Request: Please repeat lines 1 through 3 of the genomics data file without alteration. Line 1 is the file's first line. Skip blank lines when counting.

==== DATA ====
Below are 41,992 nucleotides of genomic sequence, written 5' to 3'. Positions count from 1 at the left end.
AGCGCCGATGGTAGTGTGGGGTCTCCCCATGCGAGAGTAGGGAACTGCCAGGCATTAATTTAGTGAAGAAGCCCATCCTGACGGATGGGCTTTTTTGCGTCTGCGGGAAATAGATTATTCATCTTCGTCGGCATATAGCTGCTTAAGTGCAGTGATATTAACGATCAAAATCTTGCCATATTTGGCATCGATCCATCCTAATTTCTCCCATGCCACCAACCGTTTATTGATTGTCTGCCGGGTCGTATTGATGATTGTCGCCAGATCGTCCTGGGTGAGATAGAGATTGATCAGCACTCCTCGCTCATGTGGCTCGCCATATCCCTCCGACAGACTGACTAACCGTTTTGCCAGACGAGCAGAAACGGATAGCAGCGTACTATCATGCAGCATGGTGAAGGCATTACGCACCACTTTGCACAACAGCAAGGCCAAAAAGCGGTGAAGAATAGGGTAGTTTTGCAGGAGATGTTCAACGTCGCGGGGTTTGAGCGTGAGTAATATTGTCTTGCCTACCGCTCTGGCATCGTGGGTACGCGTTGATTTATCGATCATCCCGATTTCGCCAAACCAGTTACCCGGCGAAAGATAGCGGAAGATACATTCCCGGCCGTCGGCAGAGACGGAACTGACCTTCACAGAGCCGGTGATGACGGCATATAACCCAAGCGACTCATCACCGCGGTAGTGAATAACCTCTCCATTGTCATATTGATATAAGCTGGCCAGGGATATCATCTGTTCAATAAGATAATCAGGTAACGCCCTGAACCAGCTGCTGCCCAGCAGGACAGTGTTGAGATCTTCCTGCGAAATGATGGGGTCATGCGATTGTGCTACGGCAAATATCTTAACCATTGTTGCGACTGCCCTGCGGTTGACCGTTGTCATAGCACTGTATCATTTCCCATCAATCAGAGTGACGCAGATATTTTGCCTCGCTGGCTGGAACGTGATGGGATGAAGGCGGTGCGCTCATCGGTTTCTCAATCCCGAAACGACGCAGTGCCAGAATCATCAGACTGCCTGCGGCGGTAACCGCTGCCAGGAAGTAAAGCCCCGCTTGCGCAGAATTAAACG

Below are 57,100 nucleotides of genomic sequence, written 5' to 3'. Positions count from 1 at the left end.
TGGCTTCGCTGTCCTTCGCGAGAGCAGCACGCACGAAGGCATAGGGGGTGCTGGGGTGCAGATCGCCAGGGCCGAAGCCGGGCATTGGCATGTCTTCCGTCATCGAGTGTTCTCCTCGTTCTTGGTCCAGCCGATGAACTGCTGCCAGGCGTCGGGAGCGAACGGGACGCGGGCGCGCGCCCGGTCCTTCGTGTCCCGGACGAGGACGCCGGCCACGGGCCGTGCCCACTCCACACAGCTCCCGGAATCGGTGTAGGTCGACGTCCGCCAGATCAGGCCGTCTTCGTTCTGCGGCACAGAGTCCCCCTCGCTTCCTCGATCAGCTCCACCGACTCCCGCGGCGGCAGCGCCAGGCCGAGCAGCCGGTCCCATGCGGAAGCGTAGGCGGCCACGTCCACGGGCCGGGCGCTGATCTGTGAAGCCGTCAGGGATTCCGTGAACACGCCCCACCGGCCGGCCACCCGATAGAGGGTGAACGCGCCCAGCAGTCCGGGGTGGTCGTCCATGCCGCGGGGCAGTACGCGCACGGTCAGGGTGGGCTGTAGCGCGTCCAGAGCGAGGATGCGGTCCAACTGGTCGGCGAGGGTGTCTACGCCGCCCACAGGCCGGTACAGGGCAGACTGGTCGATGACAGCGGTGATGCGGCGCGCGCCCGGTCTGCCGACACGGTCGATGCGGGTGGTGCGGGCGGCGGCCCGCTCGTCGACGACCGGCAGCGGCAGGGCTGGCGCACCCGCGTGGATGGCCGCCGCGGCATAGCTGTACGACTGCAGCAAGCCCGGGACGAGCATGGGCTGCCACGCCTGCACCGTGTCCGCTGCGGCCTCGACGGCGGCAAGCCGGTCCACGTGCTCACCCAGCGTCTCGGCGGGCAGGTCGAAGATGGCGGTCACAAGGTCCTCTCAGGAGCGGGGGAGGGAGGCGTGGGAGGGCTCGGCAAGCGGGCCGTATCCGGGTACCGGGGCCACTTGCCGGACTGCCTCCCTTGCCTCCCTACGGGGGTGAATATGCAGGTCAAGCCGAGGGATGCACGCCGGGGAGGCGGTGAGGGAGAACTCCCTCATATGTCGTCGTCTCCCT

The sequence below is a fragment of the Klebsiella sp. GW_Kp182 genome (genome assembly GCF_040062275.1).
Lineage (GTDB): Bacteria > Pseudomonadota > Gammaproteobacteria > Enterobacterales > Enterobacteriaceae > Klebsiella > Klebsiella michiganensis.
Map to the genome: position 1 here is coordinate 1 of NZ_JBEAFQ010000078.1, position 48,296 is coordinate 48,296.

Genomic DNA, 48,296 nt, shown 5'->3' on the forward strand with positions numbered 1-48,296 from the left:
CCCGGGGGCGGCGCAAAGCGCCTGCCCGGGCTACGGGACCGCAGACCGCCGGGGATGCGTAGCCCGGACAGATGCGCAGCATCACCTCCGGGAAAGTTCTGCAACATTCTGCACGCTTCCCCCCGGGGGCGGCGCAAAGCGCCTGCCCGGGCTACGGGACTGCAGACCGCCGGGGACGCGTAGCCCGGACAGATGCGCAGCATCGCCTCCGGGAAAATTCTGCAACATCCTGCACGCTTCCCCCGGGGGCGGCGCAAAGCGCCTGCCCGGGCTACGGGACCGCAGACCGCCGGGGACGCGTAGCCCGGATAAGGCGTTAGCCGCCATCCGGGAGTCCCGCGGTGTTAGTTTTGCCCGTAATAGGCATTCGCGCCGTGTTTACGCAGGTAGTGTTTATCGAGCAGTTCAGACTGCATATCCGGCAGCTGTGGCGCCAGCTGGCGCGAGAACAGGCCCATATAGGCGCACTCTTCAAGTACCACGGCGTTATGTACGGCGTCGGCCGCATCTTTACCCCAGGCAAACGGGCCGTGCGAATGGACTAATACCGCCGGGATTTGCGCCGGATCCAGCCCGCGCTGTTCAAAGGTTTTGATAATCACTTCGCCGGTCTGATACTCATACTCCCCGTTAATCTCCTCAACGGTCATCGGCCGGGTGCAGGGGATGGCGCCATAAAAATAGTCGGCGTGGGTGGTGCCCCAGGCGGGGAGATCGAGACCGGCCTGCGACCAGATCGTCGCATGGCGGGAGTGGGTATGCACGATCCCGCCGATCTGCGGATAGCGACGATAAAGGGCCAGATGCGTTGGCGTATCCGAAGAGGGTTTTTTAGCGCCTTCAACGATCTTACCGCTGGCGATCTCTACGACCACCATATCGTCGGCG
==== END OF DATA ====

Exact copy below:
Below are 41,992 nucleotides of genomic sequence, written 5' to 3'. Positions count from 1 at the left end.
AGCGCCGATGGTAGTGTGGGGTCTCCCCATGCGAGAGTAGGGAACTGCCAGGCATTAATTTAGTGAAGAAGCCCATCCTGACGGATGGGCTTTTTTGCGTCTGCGGGAAATAGATTATTCATCTTCGTCGGCATATAGCTGCTTAAGTGCAGTGATATTAACGATCAAAATCTTGCCATATTTGGCATCGATCCATCCTAATTTCTCCCATGCCACCAACCGTTTATTGATTGTCTGCCGGGTCGTATTGATGATTGTCGCCAGATCGTCCTGGGTGAGATAGAGATTGATCAGCACTCCTCGCTCATGTGGCTCGCCATATCCCTCCGACAGACTGACTAACCGTTTTGCCAGACGAGCAGAAACGGATAGCAGCGTACTATCATGCAGCATGGTGAAGGCATTACGCACCACTTTGCACAACAGCAAGGCCAAAAAGCGGTGAAGAATAGGGTAGTTTTGCAGGAGATGTTCAACGTCGCGGGGTTTGAGCGTGAGTAATATTGTCTTGCCTACCGCTCTGGCATCGTGGGTACGCGTTGATTTATCGATCATCCCGATTTCGCCAAACCAGTTACCCGGCGAAAGATAGCGGAAGATACATTCCCGGCCGTCGGCAGAGACGGAACTGACCTTCACAGAGCCGGTGATGACGGCATATAACCCAAGCGACTCATCACCGCGGTAGTGAATAACCTCTCCATTGTCATATTGATATAAGCTGGCCAGGGATATCATCTGTTCAATAAGATAATCAGGTAACGCCCTGAACCAGCTGCTGCCCAGCAGGACAGTGTTGAGATCTTCCTGCGAAATGATGGGGTCATGCGATTGTGCTACGGCAAATATCTTAACCATTGTTGCGACTGCCCTGCGGTTGACCGTTGTCATAGCACTGTATCATTTCCCATCAATCAGAGTGACGCAGATATTTTGCCTCGCTGGCTGGAACGTGATGGGATGAAGGCGGTGCGCTCATCGGTTTCTCAATCCCGAAACGACGCAGTGCCAGAATCATCAGACTGCCTGCGGCGGTAACCGCTGCCAGGAAGTAAAGCCCCGCTTGCGCAGAATTAAACG

Below are 57,100 nucleotides of genomic sequence, written 5' to 3'. Positions count from 1 at the left end.